Windows Media Player was a program that I never gave much respect to, until I recently found a new use for it. Windows Media Center relies on Windows Media Player to playback most media files. This means that any changes we make in the Windows Media Player settings will carry through to Windows Media Center. i.e. Windows Media Center does not have cross fading built in, but if we turn on cross fading in Windows Media Player, the music we listen to in Windows Media Center will also have cross-fading. The same goes for setting up visualisations, CD ripping options etc.
There are so many expected and unexpected features in it, and many of them are relatively well hidden within the program. This is great as the hard to find features such as cross-fading or SRS WOW effects won’t need to be changed often. This has allowed the interface to show us the features we want to use all the time. The way the software is laid out lets us use the full screen to organise our media with a very simple drag and drop layout.
Windows Media Player makes it very easy to make playlists that can be used with Windows Media Center. The interface also makes it very easy to add information to files, such as producing your own star ratings. It even makes burning a CD simple. It is a comprehensive package that has now become my tool for managing my media.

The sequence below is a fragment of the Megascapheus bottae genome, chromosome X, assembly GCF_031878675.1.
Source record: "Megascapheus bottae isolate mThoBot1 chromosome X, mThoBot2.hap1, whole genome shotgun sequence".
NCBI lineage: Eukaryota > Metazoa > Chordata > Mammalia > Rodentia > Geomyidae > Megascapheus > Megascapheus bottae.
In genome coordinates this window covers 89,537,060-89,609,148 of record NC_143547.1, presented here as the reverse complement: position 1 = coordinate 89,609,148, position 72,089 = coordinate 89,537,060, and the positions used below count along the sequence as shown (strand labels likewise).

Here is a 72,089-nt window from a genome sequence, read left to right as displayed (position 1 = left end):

This is by no means a review, or an encouragement to use this as your main media player, but it is worth having another look at it to see what it can do. It is a great resource to pull out when it is needed. If there is something you want to do with your media, where your normal media player doesn’t have the facility, it is likely Windows Media Player will. It is very likely to serve your needs. Because it has been tested on every Windows machine, it has become very stable and the chances of it crashing are very low.
After giving it another run, I have found it to be an outstanding media player.
Windows Media Player is available for free from your start menu.